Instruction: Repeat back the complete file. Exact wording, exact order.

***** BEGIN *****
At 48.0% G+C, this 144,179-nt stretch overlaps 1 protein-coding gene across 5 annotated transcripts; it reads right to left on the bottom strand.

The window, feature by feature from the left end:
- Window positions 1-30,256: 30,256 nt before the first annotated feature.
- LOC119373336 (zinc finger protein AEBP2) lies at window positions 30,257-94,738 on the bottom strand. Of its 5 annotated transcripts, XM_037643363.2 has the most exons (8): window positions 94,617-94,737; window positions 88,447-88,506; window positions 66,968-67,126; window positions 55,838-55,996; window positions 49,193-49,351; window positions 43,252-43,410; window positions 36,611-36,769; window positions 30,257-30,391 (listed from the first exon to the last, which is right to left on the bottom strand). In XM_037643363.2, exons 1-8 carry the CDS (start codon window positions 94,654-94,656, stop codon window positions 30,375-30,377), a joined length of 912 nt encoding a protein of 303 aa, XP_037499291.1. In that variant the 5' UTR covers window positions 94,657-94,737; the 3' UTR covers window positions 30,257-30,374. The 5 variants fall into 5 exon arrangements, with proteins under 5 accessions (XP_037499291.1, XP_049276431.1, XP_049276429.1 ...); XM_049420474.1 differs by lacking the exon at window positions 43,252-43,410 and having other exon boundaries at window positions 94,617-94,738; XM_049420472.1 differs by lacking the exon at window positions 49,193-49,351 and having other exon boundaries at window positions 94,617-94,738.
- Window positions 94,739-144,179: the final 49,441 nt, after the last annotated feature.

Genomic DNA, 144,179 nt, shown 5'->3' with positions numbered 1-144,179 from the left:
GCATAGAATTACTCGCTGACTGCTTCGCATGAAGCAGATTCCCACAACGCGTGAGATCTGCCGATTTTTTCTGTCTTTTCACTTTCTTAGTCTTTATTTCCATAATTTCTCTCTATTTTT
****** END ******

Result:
At 48.0% G+C, this 144,179-nt stretch overlaps 1 protein-coding gene across 5 annotated transcripts; it reads right to left on the bottom strand.

The window, feature by feature from the left end:
- Window positions 1-30,256: 30,256 nt before the first annotated feature.
- LOC119373336 (zinc finger protein AEBP2) lies at window positions 30,257-94,738 on the bottom strand. Of its 5 annotated transcripts, XM_037643363.2 has the most exons (8): window positions 94,617-94,737; window positions 88,447-88,506; window positions 66,968-67,126; window positions 55,838-55,996; window positions 49,193-49,351; window positions 43,252-43,410; window positions 36,611-36,769; window positions 30,257-30,391 (listed from the first exon to the last, which is right to left on the bottom strand). In XM_037643363.2, exons 1-8 carry the CDS (start codon window positions 94,654-94,656, stop codon window positions 30,375-30,377), a joined length of 912 nt encoding a protein of 303 aa, XP_037499291.1. In that variant the 5' UTR covers window positions 94,657-94,737; the 3' UTR covers window positions 30,257-30,374. The 5 variants fall into 5 exon arrangements, with proteins under 5 accessions (XP_037499291.1, XP_049276431.1, XP_049276429.1 ...); XM_049420474.1 differs by lacking the exon at window positions 43,252-43,410 and having other exon boundaries at window positions 94,617-94,738; XM_049420472.1 differs by lacking the exon at window positions 49,193-49,351 and having other exon boundaries at window positions 94,617-94,738.
- Window positions 94,739-144,179: the final 49,441 nt, after the last annotated feature.

Genomic DNA, 144,179 nt, shown 5'->3' with positions numbered 1-144,179 from the left:
GCATAGAATTACTCGCTGACTGCTTCGCATGAAGCAGATTCCCACAACGCGTGAGATCTGCCGATTTTTTCTGTCTTTTCACTTTCTTAGTCTTTATTTCCATAATTTCTCTCTATTTTT